“The Future Memory Foundation seeks to conserve and present the history of Nazi crimes and the Holocaust in the service of education and reflection on the past, present, and future of the human condition. We believe that now that we are entering the post witness era we have to resort to advanced technologies such as Virtual and Augmented Reality to make the sites themselves become the portal to the historical sources. This approach is based in a scientifically grounded view of human memory and experience” Manifesto Saving the Past Shaping the Future
Saving the Past – Shaping the Future
The Future Memory foundation is an initiative to preserve, present and project the history of Nazi crimes and the Holocaust through the sites of the European landscape of terror. Read more on our mission statement here.
The Problem: Europe’s memory crisis in the absence of witnesses
We are facing the end of the “age of the witness”. Over the last seventy years, witness and survivor testimonies were fundamental for the commemoration of Holocaust crimes. They have connected subsequent generations with this horrifying past and were pivotal in anchoring it in the collective memory. However, we are now facing the end of the age of the witness given their mortality. Existing memorial sites or museums offer a traditional historiographical approach. In particular, they have not included the multiplicity of campsites all-over Europe as grounded in the physical landscape of terror integrated with pertinent historical sources (e.g. images, maps, construction plans) and personal descriptions (e.g. from testimonies and diaries). As a result, the systemic, global characteristics of the process of Nazi crimes has been lost.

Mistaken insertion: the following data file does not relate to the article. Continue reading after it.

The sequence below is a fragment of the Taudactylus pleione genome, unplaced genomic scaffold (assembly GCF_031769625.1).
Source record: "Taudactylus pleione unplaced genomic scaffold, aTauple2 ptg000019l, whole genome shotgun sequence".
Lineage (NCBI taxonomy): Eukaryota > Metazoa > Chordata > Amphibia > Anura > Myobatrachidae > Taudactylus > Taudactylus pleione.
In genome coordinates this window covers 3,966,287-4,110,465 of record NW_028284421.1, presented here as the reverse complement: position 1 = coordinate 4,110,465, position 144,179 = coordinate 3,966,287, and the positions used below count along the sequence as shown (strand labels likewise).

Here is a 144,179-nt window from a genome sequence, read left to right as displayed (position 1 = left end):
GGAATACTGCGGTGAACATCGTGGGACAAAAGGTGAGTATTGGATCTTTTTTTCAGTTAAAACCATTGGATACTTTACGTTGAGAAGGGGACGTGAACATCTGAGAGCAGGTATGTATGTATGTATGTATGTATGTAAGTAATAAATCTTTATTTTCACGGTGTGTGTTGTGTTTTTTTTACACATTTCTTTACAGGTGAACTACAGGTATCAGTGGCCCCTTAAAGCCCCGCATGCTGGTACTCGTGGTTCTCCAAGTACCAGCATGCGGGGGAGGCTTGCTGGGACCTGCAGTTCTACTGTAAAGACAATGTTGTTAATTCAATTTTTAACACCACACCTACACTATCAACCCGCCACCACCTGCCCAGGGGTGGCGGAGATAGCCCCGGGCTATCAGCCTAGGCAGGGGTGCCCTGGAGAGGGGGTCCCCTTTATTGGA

The Task: Reconstructing the spatial structure of Nazi terror
We propose to use virtual and augmented reality techniques to reconstruct sites of Nazi crimes and their interrelated structure. These reconstructions will be tied to a vast amount of historical material such as eyewitness accounts, official documents, photos and artifacts that will all be digitized and suitably contextualized. This network of the sites of the landscape of terror will be accessible through both physical and virtual visits and describe the system, process, and impact of Nazi crimes. Hence, by using advanced digital humanities technologies, we will conserve, develop and present the memory of the Holocaust for future generations. A starting-point has been set and implemented at the Bergen-Belsen Memorial beginning in 2010.
Installations description available @ Memory in the Digital Age
For the first time ever, a three-dimensional, virtual model of the former camp that was fully destroyed after its liberation, has been constructed and presented within a three-wall-projection space. This immersive interactive presentation has been linked with a mobile tablet-based application that allows visitors to physically visit the former campsite and perceive and experience the historical spatial structures and details of fences, buildings and camp sections as part of the landscape. Most importantly, multiple geo-localized sources are accessible opening an in-depth perspective into the use and experience of this node in the landscape of terror. Hence, space as a portal to information, providing a context for reflection and meaning generation.